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All the Perl that's Practical to Extract and Report

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  • by ziggy (25) on 2005.07.28 11:00 (#42204) Journal
    I take two steps when taking over some legacy code:
    1. Delete all the comments
    2. Normalize the formatting, including vertical whitespace
    It works well enough when you're starting out on an existing codebase. At the end of the day, 3-year old (and incomplete) edit histories aren't that important, and commentary on why something changed into its current state is useless, because you're not likely to see the conditions that triggered the change way back when.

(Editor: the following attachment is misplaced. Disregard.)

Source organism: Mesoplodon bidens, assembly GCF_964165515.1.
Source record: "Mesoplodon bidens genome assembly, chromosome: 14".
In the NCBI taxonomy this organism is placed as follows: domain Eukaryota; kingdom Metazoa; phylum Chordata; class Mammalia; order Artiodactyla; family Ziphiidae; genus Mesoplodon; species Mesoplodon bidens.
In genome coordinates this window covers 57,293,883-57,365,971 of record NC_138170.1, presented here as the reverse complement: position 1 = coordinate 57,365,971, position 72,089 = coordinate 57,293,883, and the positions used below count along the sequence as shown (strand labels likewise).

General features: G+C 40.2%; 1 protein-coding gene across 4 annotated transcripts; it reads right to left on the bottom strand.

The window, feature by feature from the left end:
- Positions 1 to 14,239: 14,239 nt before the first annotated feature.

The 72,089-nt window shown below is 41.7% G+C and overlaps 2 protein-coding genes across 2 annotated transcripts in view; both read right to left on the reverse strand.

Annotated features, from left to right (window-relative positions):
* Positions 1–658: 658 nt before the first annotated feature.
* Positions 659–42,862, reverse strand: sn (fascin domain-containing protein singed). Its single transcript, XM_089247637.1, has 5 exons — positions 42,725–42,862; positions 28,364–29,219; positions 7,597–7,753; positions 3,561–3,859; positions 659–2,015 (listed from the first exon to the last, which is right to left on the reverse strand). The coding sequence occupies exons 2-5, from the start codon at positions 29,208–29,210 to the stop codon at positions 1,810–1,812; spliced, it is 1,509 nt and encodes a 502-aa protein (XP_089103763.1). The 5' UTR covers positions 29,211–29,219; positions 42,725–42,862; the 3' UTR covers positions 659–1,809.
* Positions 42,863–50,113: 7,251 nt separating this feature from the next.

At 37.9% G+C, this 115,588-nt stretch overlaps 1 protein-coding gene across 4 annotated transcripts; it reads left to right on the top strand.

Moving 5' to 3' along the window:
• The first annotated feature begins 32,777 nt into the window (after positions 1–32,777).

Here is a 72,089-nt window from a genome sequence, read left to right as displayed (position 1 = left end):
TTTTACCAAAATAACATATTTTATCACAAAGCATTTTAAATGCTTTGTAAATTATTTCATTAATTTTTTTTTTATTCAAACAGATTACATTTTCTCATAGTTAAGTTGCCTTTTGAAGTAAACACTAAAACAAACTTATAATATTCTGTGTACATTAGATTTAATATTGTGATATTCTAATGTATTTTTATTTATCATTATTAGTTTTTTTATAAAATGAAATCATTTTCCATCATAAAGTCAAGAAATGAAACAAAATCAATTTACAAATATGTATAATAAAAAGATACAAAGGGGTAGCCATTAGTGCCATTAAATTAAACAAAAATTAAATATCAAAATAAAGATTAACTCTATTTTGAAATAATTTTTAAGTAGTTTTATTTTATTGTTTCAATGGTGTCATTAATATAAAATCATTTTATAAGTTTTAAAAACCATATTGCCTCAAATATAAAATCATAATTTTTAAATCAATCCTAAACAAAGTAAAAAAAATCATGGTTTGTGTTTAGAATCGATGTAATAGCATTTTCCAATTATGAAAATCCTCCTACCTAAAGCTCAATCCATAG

Additionally, focusing on just the code helps you focus on the problem. Usually, projects like this have overly verbose idioms and massively over-engineered complicated logic. Once you start teasing out those idioms and logic, and replace them with something easier to read, the amount of code starts to shrink drastically. (You are testing against a regression test, and using version control, aren't you? ;-)

    Interestingly, I picked up this pattern when working on a large FORTRAN codebase, where everyone commented out code and copied the old source into an archive directory before committing a change. When these antipatterns get out of hand, extreme measures are the quickest way to restore your sanity.